[0014] Buyers and merchants each have respective associations to one or more geographic locations. For example, an online buyer is associated with the shipping address to which product was delivered. A merchant is associated with a shipping address from which the shipment to the online buyer originated. A merchant may have one or more warehouses, physical stores, third party fulfillment location or other locations from which the product is shipped to fulfill an online order or to receive a return item purchased by an online buyer.

[0015] Some merchants (whether online merchants or traditional merchants), employ a third party (independent) service for product return handling. In such a case, the merchant is associated with the third party shipping address or addresses where returned products are shipped.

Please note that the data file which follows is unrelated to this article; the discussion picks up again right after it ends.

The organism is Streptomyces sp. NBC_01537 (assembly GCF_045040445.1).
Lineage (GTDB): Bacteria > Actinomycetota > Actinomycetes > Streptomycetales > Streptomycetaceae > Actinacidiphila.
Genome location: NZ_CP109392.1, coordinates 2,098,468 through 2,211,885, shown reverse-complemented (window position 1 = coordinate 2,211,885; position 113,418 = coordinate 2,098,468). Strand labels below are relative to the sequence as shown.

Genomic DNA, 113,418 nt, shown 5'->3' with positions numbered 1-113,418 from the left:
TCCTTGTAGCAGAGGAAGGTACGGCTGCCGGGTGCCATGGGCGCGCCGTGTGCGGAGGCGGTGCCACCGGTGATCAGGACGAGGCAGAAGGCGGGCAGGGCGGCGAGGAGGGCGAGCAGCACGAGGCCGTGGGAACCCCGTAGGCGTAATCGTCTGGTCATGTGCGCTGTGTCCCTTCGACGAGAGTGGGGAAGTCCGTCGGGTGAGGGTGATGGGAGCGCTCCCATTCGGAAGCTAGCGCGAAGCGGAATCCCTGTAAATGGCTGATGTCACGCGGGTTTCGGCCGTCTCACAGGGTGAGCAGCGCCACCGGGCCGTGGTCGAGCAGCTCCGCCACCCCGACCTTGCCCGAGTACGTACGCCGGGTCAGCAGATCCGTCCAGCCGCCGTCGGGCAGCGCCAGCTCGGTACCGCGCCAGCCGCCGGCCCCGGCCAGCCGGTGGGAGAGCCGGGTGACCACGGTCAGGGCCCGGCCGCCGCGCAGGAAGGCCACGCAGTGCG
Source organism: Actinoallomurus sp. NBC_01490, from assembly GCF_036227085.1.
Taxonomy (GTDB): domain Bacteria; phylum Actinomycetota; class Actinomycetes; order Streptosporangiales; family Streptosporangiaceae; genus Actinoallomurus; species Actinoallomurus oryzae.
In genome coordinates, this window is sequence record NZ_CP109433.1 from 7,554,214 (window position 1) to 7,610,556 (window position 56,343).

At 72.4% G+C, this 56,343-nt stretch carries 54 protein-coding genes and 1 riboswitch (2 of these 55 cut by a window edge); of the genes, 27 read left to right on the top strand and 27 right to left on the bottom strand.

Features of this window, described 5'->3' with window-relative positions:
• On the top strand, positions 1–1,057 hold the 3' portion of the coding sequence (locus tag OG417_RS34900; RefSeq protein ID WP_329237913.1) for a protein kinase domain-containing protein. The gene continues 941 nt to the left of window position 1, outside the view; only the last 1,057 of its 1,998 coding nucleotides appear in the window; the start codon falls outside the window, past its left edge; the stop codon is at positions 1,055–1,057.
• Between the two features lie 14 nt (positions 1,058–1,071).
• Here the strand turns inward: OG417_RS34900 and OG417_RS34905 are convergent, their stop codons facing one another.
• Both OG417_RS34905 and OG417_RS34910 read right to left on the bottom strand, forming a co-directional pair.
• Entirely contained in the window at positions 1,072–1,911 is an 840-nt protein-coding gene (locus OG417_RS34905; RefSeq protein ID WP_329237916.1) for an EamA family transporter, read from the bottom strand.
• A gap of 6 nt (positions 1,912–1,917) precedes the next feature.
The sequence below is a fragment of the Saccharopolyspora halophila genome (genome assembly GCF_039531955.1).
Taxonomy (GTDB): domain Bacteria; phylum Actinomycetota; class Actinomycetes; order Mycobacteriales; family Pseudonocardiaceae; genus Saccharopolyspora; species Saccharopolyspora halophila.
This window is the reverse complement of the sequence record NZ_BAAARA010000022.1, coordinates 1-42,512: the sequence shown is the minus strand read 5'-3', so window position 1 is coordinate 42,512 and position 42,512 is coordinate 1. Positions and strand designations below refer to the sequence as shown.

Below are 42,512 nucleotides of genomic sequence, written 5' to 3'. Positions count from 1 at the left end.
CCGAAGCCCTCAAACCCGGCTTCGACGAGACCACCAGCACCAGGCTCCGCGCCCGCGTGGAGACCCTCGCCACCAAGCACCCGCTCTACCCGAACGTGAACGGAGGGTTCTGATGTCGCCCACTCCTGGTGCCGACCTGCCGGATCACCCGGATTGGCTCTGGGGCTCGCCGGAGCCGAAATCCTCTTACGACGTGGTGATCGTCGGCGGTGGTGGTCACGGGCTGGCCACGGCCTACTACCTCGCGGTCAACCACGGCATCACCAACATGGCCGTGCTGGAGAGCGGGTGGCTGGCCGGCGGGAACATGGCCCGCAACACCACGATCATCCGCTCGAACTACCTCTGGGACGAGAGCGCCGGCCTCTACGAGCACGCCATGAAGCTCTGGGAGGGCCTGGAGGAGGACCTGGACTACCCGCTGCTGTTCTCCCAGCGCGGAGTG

[0016] When an online buyer desires to return a product, there is often a requirement to engage in an online transaction to fill in a return request and obtain a shipping label. In some instances, the return is less automated and at the burden of the buyer. In any event, the return product is shipped to a return location associated with the online merchant. Often this distance is relatively large, for example, over a 1 ,000 km (600 miles). Shipments can also cross international borders. Fig. Journey-1 shows a representative purchase A to a first customer, a return B to a merchant and a resale C from the merchant to a second customer.

[0017] An object of the method and systems herein seeks to reduce product waste and/or carbon emissions by providing an alternative return environment to buyers, merchants and others.